Category: Featured Produce

Spaghetti Squash

Spaghetti Squash

Spaghetti squash is an oblong yellow colored winter squash that is named for the spaghetti like nature of its flesh.  When raw, the flesh is hard and generally orange or yellow in color.  When cooked, it comes apart in ribbons, giving it the appearance of spaghetti. (more…)

Potatoes

Potatoes

You may have noticed that the potatoes we get have had different hues of flesh.  Potatoes actually come in a rainbow of colors, from yellow “Yukon Gold” to “Purple Peruvian”.

Potatoes technically are not roots.  They are the swollen stems of rhizomes that we call tubers.  The “eyes” of the potato are actually growth points.  While potatoes have gotten a bad rap as carbohydrates, they are actually quite good for you.  A single medium sized potato contains about 3.6 grams of protein, 3.6 grams of dietary fiber, 36 grams of carbohydrates, and between 33-50% of RDA of Vitamin C. (more…)

Arugula

Arugula

If you ever see a salad green referred to as “rocket,” it’s simply another name for arugula, or roquette in French.  Yet another brassicaceae along with kale and cauliflower, its delightfully pungent leaves have been cultivated in the Mediterranean since time was recorded.  As such, arugula is a perennial favorite in Italian cooking. (more…)

Beets

Beets

Beets are filled with good things.  High in fiber, vitamins A and C, and surprisingly, more iron than most other vegetables, including spinach!  They also contain calcium, potassium, phosphorous, and folic acid.  The pigments that give beets their signature coloring are strong antioxidants. (more…)

Peppers

Bell Peppers

Bell peppers belong to the nightshade (Solanaceae) family of plants, along with chili pepper, cayenne pepper, eggplant, tomatoes and potatoes (except sweet potatoes and yams).  Their scientific name is Capsicum annuum.  This scientific name, however, is used to refer not only to bell peppers, but also to wax peppers, cayenne peppers, chili peppers, and jalapeno peppers. (more…)

Tomatoes

Tomatoes

The tomato, like the eggplant, is a member of the Solanaceae, or Nightshade family.  Tomatoes are native to western South America, but were cultivated in Mexico by Mexican Indians, who were intrigued by its resemblance to the tomatillo – a staple in their cuisine.  With the discovery of the New World, tomato seeds were brought back to Spain, beginning the introduction of the fruit into Europe.  Tomatoes made their way to North America with the colonists who first settled in Virginia. (more…)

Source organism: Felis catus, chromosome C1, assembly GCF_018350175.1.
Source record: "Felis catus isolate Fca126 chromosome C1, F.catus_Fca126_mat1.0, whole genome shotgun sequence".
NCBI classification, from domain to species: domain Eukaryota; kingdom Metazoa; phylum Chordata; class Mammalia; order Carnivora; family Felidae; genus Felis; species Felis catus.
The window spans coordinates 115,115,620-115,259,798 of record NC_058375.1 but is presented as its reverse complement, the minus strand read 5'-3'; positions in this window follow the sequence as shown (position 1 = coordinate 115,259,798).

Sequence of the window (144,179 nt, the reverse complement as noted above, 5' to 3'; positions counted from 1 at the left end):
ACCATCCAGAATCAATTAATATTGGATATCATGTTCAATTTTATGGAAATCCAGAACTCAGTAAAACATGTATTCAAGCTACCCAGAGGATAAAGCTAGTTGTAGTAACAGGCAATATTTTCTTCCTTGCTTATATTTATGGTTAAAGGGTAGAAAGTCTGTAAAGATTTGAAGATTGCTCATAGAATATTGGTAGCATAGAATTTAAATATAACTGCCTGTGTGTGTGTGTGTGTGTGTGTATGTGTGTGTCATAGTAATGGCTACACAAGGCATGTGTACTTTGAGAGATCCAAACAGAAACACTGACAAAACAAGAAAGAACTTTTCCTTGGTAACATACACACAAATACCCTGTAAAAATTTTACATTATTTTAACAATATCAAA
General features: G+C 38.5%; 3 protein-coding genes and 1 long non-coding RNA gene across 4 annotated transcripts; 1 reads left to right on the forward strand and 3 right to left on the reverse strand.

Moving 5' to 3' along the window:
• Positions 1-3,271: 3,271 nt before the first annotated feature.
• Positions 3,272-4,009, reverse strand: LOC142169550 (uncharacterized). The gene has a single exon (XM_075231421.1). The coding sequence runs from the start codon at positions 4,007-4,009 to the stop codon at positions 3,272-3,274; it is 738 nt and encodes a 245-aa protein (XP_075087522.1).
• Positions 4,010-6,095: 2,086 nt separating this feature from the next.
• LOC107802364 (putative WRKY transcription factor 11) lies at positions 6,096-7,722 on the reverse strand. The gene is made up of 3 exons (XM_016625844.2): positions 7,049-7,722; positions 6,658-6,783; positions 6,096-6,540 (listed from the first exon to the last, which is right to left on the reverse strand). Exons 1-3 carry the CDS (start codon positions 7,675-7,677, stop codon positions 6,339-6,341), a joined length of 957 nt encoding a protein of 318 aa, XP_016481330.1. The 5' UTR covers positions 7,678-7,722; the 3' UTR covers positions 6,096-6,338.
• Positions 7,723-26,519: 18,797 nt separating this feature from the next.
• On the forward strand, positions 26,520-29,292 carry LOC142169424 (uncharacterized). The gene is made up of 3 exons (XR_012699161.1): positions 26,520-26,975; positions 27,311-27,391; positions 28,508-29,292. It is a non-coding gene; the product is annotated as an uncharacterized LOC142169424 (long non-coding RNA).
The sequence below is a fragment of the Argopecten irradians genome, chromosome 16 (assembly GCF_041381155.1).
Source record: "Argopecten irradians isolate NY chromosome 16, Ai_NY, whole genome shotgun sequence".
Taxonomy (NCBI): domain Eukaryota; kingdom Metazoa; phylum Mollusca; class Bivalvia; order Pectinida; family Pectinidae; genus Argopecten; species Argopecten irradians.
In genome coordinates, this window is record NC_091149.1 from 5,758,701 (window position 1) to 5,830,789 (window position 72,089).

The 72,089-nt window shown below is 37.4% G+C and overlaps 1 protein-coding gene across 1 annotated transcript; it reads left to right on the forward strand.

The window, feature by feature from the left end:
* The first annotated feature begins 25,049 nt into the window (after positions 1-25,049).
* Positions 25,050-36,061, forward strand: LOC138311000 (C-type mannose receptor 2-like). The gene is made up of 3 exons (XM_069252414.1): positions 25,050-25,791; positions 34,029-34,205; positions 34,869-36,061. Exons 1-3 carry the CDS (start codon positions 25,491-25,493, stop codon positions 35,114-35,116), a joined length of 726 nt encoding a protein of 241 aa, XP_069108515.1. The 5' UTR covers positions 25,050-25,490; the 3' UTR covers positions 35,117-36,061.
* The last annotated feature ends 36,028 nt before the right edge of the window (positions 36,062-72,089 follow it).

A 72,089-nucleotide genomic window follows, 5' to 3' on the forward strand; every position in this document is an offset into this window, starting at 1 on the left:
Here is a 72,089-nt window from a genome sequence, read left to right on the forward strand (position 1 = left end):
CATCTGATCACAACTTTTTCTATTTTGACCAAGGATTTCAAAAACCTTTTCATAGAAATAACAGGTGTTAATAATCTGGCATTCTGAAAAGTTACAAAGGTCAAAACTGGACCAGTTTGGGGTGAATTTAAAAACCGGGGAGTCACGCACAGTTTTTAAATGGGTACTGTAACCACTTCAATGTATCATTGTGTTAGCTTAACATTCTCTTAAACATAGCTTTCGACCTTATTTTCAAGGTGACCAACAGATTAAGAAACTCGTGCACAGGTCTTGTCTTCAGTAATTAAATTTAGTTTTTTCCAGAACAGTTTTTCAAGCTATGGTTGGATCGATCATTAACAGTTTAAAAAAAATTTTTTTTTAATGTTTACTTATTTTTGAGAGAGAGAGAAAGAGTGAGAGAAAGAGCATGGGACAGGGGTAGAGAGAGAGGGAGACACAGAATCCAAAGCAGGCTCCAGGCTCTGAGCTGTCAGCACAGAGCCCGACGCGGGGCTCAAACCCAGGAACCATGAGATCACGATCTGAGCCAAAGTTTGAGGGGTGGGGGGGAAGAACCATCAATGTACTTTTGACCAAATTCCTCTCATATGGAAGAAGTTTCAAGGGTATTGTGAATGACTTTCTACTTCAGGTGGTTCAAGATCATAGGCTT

Eggplant

Eggplant

Eggplant is a member of the Solanaceae, or “nightshade,” family of vegetables, which also includes tomatoes, sweet peppers, and potatoes. As you already noticed, they come in a variety of shapes and colors. While the varieties exhibit slightly different tastes and textures, generally eggplants have a pleasantly bitter taste and spongy texture. (more…)

Rainbow Carrots

Rainbow Carrots

Did you know that carrots are not originally orange?  That’s right.  The original carrot, which dates back more than 4.000 years to Afghanistan, was purple.  The orange carrot didn’t come into being until about 400 years ago, when Dutch farmers bred the carrot to be orange – their country’s color.  Today, carrots have been bred in a rainbow of colors, which makes them much more fun to eat, not to mention, more nutritious. (more…)

Onions

Onions

Onions are part of the allium family of vegetables and herbs, which also includes chives, garlic, scallions, and leeks. Allium vegetables have been cultivated for centuries for their characteristic, pungent flavors and for their medicinal properties – these vegetables have been linked to a lower risk of certain cancers, including stomach and colorectal. A nutrient-dense food, onions are low in calories and high in beneficial nutrients like vitamins, minerals, and antioxidants. (more…)

Green Beans

Beans

Green beans, also known as snap beans because they “snap” when broken, are harvested when young, when the beans inside the pod are small and tender and the pods are thin. They are very low in calories and loaded with vitamins K, A, and C, fiber, folate and anti-oxidants. Interestingly, green beans were originally cultivated in Peru and were then spread throughout Central and South America by Indian tribes. Spanish explorers brought them back from the “New World” to Europe in the 16th century, and from there they spread around the world. (more…)